This story, although old, is still obviously current dealing as it does with the nuclear option, now much in our minds because of the Japanese earthquake and tsunami. Back in 1966, on the 17th of January, two large American planes were flying over Spain; a B52 and an inflight-refueller, KC135.
The two aircraft were en route for Turkey and were going to re-fuel in mid-air as is common.
But something went wrong, no one knows exactly what, and an explosion rocked the B52, which also caught the KC, and both planes, seriously damaged, immediately began to fall.
A ditching was being prepared for when a second explosion effectively destroyed both planes and what was left of them began to freefall towards the south east coast over the area of Los Palomares in Almería.
Four of the seven-man crew of the B52 managed to get out and parachute into the sea where they were rescued by small fishing boats; the other three didn’t make it. All four of the KC135 crew perished.
But what happened next was even more nightmarish: the B52 was equipped with four thermonuclear hydrogen bombs, 1.5 megatonnes each, and these bombs began to drop towards the earth, one of them ending up in the sea and which wasn’t found for another 81 days.
The bombs, happily, were not armed and so could not explode. However, upon hitting the ground, they released a radioactive cloud of plutonium oxide, which spread over 226 hectares.
A Spanish Chernobyl, although less dangerous, had become a reality. The radioactivity quickly spread throughout the area, seeping into water and soil. The problem with radioactivity is the numbers. The half-life of plutonium is 27,000 years, when it begins decaying into americium, which is even more dangerous and unstable (named after America, natch). Not that this was much on the minds of the local citizens—the plutonium was bad enough for the near future.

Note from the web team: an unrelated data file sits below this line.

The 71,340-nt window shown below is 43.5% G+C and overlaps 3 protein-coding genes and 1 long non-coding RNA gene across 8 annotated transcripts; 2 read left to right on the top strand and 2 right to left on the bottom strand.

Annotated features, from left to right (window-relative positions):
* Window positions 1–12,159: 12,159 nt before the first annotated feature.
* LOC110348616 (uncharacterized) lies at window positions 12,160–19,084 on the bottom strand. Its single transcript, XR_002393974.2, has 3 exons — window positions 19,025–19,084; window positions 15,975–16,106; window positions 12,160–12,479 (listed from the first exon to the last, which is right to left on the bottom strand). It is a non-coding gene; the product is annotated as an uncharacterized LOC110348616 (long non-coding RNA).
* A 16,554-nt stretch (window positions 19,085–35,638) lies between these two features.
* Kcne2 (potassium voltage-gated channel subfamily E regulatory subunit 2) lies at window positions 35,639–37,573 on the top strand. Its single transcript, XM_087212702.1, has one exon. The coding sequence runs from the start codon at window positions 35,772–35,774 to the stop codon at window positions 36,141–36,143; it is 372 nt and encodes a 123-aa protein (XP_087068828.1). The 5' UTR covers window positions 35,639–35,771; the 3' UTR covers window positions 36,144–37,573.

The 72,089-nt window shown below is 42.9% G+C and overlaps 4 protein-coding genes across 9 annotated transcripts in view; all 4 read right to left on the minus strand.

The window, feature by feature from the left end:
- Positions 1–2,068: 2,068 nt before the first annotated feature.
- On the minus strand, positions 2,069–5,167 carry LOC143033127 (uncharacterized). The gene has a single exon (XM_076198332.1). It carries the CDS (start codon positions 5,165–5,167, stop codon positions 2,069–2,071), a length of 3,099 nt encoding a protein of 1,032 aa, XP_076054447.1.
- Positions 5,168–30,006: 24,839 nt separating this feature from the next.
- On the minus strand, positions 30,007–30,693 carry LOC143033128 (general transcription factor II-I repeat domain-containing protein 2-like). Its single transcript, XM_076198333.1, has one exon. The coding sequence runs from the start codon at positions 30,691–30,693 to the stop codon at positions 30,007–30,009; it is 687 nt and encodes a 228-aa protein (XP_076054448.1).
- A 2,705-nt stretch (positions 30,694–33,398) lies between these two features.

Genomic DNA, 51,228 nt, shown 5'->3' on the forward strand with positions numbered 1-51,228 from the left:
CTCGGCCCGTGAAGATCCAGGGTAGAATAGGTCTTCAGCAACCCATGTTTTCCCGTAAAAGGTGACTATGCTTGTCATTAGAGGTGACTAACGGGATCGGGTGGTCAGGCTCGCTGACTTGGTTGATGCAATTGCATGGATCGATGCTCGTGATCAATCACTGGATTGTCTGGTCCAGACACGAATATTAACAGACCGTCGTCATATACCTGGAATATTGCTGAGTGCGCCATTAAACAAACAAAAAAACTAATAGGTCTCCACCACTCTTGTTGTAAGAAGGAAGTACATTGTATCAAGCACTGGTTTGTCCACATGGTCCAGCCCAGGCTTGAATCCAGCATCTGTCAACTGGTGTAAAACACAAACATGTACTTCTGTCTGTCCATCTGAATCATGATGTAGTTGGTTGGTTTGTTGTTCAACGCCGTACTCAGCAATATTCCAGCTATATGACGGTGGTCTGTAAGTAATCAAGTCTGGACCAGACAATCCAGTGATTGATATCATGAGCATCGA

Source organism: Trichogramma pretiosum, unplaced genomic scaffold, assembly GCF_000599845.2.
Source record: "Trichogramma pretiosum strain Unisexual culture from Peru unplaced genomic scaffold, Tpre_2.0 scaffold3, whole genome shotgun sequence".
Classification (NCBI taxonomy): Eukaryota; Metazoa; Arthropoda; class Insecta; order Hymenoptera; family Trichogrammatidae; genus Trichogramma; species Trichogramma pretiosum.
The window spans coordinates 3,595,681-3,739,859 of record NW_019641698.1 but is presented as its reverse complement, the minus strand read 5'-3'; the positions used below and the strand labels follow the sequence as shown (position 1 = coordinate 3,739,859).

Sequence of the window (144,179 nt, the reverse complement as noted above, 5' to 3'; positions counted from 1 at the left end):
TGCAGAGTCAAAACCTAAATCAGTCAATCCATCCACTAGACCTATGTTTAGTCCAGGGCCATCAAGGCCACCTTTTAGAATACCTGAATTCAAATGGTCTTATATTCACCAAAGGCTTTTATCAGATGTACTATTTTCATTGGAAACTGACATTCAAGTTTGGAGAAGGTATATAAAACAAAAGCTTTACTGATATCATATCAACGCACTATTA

What followed was odd. The area was obviously considered a no-go, and yet not much was done. Experts localised the affected areas but these weren’t even fenced off and treated (i.e. buried) until 2004.
Cultivation in the affected soil went on for years till it too was finally prohibited. Palomares for years has been stigmatized and avoided except by men in white space suits. The US paid the Spanish government €300,000 a year to offset the costs of containment, but they ceased to pay this in 2009.
Every year the locals who stayed are subject to tests, although no one has ever tested positive; all local fauna and flora too, the cows, watermelons, even the snails, are tested.
The consequences do not appear to be as serious as they could have been, and yet Palomares remains outcast, a nuclear curiosity, a post-modern copy of the original fear that nobody wants, just like those old Westerns that were filmed nearby. If you’re into nudism, they have some great beaches out that way. I bet you could get a real great glow, if you know what I mean….